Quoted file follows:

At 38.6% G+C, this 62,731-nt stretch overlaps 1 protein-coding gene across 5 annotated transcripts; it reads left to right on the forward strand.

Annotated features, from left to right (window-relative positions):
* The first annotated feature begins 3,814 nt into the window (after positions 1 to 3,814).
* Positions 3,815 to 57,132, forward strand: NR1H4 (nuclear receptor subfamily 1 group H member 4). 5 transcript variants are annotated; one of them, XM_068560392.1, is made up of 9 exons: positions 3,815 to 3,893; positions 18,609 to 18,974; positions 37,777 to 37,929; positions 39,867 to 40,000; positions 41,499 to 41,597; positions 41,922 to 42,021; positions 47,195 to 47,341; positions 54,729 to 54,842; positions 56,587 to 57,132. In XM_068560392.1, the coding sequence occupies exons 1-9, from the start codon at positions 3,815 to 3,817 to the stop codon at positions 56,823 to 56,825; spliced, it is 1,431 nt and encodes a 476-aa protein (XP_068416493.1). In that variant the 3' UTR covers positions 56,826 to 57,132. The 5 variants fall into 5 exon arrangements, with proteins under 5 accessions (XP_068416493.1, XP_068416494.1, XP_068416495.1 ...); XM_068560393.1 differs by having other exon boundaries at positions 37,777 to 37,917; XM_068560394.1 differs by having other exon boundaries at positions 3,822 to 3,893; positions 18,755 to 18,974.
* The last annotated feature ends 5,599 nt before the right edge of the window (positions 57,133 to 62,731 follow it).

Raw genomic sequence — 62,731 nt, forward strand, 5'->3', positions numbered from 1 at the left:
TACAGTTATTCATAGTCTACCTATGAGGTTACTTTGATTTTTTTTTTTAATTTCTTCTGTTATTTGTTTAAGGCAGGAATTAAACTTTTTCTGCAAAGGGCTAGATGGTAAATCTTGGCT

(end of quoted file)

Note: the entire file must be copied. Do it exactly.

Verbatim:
At 38.6% G+C, this 62,731-nt stretch overlaps 1 protein-coding gene across 5 annotated transcripts; it reads left to right on the forward strand.

Annotated features, from left to right (window-relative positions):
* The first annotated feature begins 3,814 nt into the window (after positions 1 to 3,814).
* Positions 3,815 to 57,132, forward strand: NR1H4 (nuclear receptor subfamily 1 group H member 4). 5 transcript variants are annotated; one of them, XM_068560392.1, is made up of 9 exons: positions 3,815 to 3,893; positions 18,609 to 18,974; positions 37,777 to 37,929; positions 39,867 to 40,000; positions 41,499 to 41,597; positions 41,922 to 42,021; positions 47,195 to 47,341; positions 54,729 to 54,842; positions 56,587 to 57,132. In XM_068560392.1, the coding sequence occupies exons 1-9, from the start codon at positions 3,815 to 3,817 to the stop codon at positions 56,823 to 56,825; spliced, it is 1,431 nt and encodes a 476-aa protein (XP_068416493.1). In that variant the 3' UTR covers positions 56,826 to 57,132. The 5 variants fall into 5 exon arrangements, with proteins under 5 accessions (XP_068416493.1, XP_068416494.1, XP_068416495.1 ...); XM_068560393.1 differs by having other exon boundaries at positions 37,777 to 37,917; XM_068560394.1 differs by having other exon boundaries at positions 3,822 to 3,893; positions 18,755 to 18,974.
* The last annotated feature ends 5,599 nt before the right edge of the window (positions 57,133 to 62,731 follow it).

Raw genomic sequence — 62,731 nt, forward strand, 5'->3', positions numbered from 1 at the left:
TACAGTTATTCATAGTCTACCTATGAGGTTACTTTGATTTTTTTTTTTAATTTCTTCTGTTATTTGTTTAAGGCAGGAATTAAACTTTTTCTGCAAAGGGCTAGATGGTAAATCTTGGCT